Polyvinylidene fluoride (PVDF)-based topcoats have long been the choice of architects and specifiers who are seeking superior weatherability.1,2,3 Traditionally, these solventborne coatings have typically been used as factory-applied topcoats for metal (coil-coatings) and can pass AAMA 2605 specifications, the highest standard available for organic coatings on architectural aluminum.4 The PVDF resin is dispersed in a latent solvent (VOCs ranging from 500-700 g/L) along with an acrylic copolymer, selected for miscibility, that ultimately leads to an excellent film upon baking above the PVDF melting point (170 °C).5 Panels prepared in this way have exhibited excellent color retention for over 50 years in South Florida.
Outdoor weathering provides exposure to ultraviolet (UV) radiation, which prompts photooxidative degradation, breaking the chemical bonds in a polymer resin backbone. The polymer resin, which initially encapsulates the pigment, will deteriorate, creating a rough surface, manifesting in chalking and gloss loss. With the pigment now exposed and no longer protected, it can undergo deterioration, resulting in color fade. There are multiple tools to photostabilize the polymers such as UV absorbers or HALS. However, these small molecules can lose effectiveness or leach out of the coating over time. An alternate method is to select polymers that are less sensitive to photo-degradation, such as those that contain stronger atomic bonds, like the C–F bond. The innate structure of PVDF, repeating CH2–CF2 units, produces a photochemically inert resin.6 Because of this, the typical oxidative photodegradation pathway for other organic coatings are not entirely applicable to PVDF-based coatings. Typical degradation of coatings begin on the surface and then penetrate as the initial surface erodes away.7 The PVDF-based coatings are a homogenous blend of PVDF and miscible acrylic. Degradation of these coatings will occur almost exclusively on the acrylic portion. Over time, the acrylic will erode (by evidence of physical chalking), leading to an enriched PVDF surface (Figure 1).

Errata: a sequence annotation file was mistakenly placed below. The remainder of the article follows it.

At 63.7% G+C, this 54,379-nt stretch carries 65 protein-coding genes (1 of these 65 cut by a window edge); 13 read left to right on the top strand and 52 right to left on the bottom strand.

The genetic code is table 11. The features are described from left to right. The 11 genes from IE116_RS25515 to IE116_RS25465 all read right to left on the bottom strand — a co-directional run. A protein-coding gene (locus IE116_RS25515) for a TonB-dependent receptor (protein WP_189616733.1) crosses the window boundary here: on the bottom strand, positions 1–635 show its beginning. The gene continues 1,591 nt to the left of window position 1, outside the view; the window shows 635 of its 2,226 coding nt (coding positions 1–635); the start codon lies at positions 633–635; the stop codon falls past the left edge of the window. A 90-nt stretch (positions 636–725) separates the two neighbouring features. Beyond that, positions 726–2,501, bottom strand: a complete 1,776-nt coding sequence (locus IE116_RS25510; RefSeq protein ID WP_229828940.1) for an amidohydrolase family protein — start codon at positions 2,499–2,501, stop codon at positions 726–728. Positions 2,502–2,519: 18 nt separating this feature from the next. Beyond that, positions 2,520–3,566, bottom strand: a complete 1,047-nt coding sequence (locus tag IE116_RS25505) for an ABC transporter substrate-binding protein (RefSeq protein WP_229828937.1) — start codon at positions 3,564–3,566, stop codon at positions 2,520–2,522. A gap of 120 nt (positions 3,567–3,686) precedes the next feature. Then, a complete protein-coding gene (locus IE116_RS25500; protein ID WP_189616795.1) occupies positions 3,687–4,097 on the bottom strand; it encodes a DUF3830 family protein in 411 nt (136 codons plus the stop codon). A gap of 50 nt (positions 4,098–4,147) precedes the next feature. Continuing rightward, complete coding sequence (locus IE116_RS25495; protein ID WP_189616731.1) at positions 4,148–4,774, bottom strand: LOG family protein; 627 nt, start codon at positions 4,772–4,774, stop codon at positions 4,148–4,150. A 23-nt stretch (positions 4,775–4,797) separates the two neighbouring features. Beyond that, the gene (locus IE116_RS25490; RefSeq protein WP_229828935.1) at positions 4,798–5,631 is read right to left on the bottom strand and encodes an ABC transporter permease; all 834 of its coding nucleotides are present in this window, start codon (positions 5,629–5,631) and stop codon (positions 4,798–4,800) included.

Arkema, Inc. developed water-based PVDF-acrylic hybrid dispersions to meet the need of resins applied in the field or over temperature-sensitive substrates. The first version of these PVDF-acrylic hybrid latex materials, Kynar Aquatec® ARC, mimics its solventborne analogs. The aqueous dispersion contains 70% PVDF content by weight with 30 wt% interpenetrated acrylic polymerized within.8 Exposed to over 20 years of South Florida weathering, this preliminary waterborne resin shows comparable performance to its solventborne counterpart, Kynar 500® FSF PVDF (Figure 2).1
Despite having excellent weatherability, the VOC demand of this latex still exceeded the target set for typical field-applied architectural coatings. VOC demand of any latex is decided by how much co-solvent is required for the latex to undergo the three basic steps of film formation: evaporative drying/packing, particle deformation, and eventually polymer interdiffusion/coalescence.9 The higher the Tg of the latex, the more co-solvent it will need to effectively “soften” so that it can undergo appropriate deformation and lead to a well-coalesced film. Different co-solvents and plasticizers will have a varying effect on the minimum film formation temperature (MFFT) of a latex. In Figure 3, we see that addition of 5-10% coalescent based on the polymer solids of the 70% PVDF latex can significantly lower the MFFT from its original 26–28 °C. In a full coatings formulation, an addition of around 3-5% coalescent is the maximum limit to meet the VOC targets of < 50 g/L, thus the 70% PVDF latex is not a good candidate for a low-VOC formulation if curing takes place below 20 °C.
To meet the low VOC target, several variables could be altered. In addition to lowering the acrylic Tg of the PVDF-latex hybrid dispersion, the amount of PVDF content in the latex could be decreased. Data from 20 years shows that 70% PVDF content is sufficient to provide excellent weatherability, but it was unclear to what degree the PVDF content could be lowered without sacrificing performance. A next-generation product was developed that would meet VOC regulations based on its MFFT and PVDF content, and 10 year data shows that it still provides excellent weathering performance with numerous inorganic and organic pigments.
Results and Discussion